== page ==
Officials from NOAA, the Jacksonville Marine Transportation Exchange, and the Jacksonville Port Authority officially dedicated a new information system today which will increase safety for ships using the St. Johns River.
The system, called Physical Oceanographic Real-Time System (PORTS), provides real-time information on water levels, currents, meteorological conditions, and under-bridge clearance, giving users critical information when traveling through the river. The St. Johns River in Jacksonville will become the 23rd location to use the system and is the second largest PORTS ever established.
“Our nation’s ports are critical cogs in our country’s economic engine,” said Kathryn D. Sullivan, Ph.D., under secretary of commerce for oceans and atmosphere and NOAA administrator. “NOAA's PORTS system gives shipping companies, captains, fishermen and others vital environmental intelligence that helps them navigate these waters more safely and efficiently. This is a win-win for the port, our partners, the surrounding communities and every business and industry that depends upon this flow of goods."
The Port of Jacksonville ranks as the number one vehicle export port in the nation and is the top container port in Florida. Approximately 65,000 people in northeast Florida have jobs directly or indirectly related to this port, and $19 billion gets channeled into the U.S. economy from this port every year.
“By providing integrated real-time tide, weather and bridge clearance information, Jacksonville PORTS will help reduce the chance of a ship accident,” said Richard Edwing, director of NOAA’s Center for Operational Oceanographic Products and Services (CO-OPS). “Economic benefit studies done at four PORTS locations around the U.S. have shown a 50 percent reduction in groundings and $50 million in economic efficiency benefits every year.”
Knowledge of the currents, water levels, winds and density of the water can enable shippers to optimize cargo loads so that vessel captains and pilots are using every inch of available channel depth safely, maximizing profits and efficiency.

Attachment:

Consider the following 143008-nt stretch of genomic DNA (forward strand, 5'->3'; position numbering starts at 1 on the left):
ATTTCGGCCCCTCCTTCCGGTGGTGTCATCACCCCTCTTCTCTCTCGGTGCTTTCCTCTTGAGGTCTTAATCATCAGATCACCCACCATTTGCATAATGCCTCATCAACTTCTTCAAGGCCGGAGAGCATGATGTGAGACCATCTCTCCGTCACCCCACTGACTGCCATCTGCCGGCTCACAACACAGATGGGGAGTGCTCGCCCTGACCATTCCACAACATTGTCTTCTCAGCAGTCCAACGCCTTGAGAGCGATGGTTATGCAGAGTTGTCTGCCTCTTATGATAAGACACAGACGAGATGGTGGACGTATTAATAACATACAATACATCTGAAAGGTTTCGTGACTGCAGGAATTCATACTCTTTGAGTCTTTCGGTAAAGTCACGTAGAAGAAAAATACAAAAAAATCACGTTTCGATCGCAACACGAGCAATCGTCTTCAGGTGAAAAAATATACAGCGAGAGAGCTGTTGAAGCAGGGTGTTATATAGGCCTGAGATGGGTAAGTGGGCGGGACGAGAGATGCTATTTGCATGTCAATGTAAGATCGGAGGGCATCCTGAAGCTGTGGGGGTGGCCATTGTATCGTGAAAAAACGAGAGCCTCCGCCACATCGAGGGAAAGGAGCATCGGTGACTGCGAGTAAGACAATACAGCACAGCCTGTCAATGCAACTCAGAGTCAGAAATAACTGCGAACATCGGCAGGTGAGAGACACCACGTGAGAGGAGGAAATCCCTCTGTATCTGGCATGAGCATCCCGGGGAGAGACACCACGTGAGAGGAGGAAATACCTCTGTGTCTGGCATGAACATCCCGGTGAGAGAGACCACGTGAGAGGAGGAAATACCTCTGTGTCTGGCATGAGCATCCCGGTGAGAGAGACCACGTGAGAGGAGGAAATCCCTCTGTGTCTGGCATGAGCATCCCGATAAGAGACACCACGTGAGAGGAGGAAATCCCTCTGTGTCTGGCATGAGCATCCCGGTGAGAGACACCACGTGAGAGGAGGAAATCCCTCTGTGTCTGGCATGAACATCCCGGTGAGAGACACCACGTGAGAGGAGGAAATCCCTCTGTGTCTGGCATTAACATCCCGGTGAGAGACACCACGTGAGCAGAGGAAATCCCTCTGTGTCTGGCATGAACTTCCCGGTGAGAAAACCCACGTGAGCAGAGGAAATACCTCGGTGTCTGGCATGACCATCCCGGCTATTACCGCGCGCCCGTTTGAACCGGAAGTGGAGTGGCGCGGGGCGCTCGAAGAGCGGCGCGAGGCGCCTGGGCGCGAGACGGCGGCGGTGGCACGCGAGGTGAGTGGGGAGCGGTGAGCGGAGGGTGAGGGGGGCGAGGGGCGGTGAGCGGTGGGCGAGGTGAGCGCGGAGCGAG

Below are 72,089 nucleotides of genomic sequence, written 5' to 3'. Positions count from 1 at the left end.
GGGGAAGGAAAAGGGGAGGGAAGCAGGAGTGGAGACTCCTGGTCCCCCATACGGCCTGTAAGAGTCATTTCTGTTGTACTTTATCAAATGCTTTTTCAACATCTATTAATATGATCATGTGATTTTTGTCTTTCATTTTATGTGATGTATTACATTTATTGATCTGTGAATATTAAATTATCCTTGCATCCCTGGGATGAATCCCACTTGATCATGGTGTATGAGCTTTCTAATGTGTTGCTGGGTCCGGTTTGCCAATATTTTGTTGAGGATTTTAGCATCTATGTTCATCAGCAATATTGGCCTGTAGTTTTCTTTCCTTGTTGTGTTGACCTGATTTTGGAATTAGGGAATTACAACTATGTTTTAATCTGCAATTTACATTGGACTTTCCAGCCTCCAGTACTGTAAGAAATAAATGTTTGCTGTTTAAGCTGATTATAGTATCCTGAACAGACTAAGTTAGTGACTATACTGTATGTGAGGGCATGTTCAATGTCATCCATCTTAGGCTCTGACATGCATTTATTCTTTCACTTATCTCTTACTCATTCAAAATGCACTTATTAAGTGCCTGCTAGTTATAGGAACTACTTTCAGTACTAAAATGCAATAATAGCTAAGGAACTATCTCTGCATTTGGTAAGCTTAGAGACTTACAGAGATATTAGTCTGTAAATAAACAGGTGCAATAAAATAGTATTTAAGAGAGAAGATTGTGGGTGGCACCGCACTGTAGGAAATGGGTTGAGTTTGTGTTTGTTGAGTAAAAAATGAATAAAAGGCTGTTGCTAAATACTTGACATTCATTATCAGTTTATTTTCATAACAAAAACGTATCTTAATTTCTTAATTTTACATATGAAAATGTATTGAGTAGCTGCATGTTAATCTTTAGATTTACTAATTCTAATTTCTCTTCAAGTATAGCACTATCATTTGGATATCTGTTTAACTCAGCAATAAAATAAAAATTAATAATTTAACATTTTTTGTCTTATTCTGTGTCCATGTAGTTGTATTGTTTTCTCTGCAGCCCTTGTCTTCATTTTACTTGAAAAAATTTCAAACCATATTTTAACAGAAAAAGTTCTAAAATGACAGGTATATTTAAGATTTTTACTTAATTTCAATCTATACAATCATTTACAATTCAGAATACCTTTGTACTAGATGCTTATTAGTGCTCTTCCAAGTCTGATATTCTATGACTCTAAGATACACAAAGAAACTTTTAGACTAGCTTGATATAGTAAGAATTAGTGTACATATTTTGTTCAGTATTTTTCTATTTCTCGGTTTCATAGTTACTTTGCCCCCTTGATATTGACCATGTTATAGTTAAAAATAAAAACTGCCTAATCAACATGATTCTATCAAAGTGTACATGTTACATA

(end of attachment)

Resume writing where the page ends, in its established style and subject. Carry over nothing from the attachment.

"Jacksonville stakeholders have made a significant investment in the development of a comprehensive maritime domain awareness program,” said Jim McLaughlin, executive director of exchange, known as JMTX. “Jacksonville PORTS captures real-time hydrographic and meteorological data that, when used in conjunction with existing vessel tracking systems and radar, provides a complete operational picture of port activities.”
“The real time information provided by PORTS is invaluable to balancing JAXPORT’s dual priorities of enabling safe and efficient commerce while protecting the natural resources so critical to our quality of life in northeast Florida,” said Brian Taylor, CEO of the Jacksonville Port Authority. “We know this system makes us a more competitive port and will help us fulfill our mission of contributing to the region’s overall vibrancy.”
Tailored to the specific requirements of each seaport, PORTS is a decision support tool that improves the safety and efficiency of maritime commerce and enhances coastal resilience and natural resource management through the integration of real-time environmental observations, forecasts and other geospatial information.
In addition to providing useful information for maritime transportation and coastal resilience, the use of the water temperature and tidal data can be used by the fishing industry to improve catch, while recreational boating excursions can occur more often and be safer through better real-time information available through PORTS.
CO-OPS, as part of NOAA’s National Ocean Service, is an organization of experts in understanding tides, currents and water levels, turning operational oceanographic data into meaningful information, products and services for the nation. This coastal intelligence provides timely, applicable information, developed from reliable and authoritative science, to provide insight to decision makers into present and future conditions in the coastal zone.
NOAA’s mission is to understand and predict changes in the Earth's environment, from the depths of the ocean to the surface of the sun, and to conserve and manage our coastal and marine resources.